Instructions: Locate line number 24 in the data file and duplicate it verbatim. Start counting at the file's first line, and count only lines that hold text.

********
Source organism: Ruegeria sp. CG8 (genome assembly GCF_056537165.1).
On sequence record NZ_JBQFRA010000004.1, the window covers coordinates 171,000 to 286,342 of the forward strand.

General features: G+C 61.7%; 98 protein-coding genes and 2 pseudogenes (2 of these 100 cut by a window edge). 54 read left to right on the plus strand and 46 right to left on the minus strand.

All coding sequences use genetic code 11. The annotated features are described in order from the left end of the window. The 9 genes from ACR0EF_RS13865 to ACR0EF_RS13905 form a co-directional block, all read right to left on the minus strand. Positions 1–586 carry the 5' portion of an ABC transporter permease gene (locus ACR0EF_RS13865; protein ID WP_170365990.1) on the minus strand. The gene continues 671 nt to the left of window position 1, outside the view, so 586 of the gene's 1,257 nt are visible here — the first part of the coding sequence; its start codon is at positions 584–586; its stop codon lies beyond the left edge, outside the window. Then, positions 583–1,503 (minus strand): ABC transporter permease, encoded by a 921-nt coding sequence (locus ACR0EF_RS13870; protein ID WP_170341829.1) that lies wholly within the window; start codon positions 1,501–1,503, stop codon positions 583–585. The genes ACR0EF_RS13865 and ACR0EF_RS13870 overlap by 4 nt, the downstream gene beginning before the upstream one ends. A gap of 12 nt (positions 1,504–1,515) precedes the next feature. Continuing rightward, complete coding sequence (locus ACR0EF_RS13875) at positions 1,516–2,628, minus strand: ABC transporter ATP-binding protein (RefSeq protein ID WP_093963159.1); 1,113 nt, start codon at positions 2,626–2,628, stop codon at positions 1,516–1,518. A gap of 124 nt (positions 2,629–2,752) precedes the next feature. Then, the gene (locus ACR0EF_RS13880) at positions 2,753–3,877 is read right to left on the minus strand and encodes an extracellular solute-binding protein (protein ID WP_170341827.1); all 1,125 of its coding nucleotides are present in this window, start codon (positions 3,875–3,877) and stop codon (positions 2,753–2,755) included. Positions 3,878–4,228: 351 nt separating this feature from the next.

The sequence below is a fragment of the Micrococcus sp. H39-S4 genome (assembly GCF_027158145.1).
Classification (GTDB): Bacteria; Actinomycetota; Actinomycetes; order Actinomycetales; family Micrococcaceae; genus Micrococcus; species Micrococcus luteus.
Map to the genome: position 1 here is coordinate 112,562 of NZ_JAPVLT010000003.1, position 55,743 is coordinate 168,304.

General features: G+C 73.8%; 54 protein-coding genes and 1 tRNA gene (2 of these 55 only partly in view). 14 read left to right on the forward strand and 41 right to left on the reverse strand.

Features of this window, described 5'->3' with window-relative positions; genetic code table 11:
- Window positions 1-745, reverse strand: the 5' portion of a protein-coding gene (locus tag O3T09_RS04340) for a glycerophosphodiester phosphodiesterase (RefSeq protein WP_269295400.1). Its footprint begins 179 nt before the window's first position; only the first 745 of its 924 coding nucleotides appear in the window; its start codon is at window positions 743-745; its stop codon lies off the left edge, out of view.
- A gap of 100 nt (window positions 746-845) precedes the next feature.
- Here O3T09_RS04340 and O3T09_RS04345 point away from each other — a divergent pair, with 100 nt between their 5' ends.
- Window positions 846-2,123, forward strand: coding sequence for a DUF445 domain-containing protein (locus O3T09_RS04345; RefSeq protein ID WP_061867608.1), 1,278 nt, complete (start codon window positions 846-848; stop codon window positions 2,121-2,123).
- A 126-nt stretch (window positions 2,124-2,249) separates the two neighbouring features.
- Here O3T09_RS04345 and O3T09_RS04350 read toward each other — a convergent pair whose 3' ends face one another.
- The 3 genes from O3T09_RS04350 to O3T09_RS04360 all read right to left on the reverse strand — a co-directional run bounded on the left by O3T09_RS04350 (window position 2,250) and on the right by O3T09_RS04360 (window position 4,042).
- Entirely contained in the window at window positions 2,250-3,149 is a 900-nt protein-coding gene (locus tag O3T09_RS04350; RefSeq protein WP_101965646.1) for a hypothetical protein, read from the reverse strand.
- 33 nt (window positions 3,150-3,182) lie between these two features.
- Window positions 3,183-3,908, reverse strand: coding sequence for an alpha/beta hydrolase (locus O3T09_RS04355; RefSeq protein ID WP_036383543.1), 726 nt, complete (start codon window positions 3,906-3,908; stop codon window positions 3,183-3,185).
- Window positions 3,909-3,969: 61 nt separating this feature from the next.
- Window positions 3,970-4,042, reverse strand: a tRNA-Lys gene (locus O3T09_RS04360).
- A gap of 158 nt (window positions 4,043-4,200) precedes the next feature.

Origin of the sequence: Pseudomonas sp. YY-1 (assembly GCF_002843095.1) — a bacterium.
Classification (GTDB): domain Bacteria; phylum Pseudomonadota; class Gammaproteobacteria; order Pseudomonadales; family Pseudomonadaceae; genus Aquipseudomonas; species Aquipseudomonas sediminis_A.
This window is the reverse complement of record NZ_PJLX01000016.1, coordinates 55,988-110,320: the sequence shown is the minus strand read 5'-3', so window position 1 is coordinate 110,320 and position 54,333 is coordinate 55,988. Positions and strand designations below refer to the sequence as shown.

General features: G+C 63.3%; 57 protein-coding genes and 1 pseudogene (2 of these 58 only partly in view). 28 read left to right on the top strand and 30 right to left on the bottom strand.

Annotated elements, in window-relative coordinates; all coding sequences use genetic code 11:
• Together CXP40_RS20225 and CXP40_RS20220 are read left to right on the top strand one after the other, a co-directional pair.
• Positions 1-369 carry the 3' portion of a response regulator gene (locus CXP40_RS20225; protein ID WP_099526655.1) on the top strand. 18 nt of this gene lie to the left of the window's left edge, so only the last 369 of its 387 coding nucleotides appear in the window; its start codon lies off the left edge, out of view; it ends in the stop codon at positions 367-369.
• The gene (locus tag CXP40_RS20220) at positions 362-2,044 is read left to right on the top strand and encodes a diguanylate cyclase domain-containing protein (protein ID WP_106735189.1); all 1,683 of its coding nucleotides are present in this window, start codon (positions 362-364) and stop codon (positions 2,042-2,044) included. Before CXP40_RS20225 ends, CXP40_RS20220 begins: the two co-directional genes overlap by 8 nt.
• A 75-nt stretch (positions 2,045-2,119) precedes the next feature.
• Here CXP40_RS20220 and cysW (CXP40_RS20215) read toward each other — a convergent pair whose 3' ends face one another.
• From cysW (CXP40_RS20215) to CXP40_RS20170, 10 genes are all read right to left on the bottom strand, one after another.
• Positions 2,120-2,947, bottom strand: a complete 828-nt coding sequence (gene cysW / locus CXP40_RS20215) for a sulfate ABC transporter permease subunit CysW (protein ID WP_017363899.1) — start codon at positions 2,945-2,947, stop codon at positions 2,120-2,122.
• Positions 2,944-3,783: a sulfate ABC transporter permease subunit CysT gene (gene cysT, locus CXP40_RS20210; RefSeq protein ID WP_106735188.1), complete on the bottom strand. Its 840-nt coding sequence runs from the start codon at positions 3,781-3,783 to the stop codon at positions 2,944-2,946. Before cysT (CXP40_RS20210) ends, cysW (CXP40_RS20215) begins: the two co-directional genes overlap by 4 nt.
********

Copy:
Classification (GTDB): domain Bacteria; phylum Pseudomonadota; class Gammaproteobacteria; order Pseudomonadales; family Pseudomonadaceae; genus Aquipseudomonas; species Aquipseudomonas sediminis_A.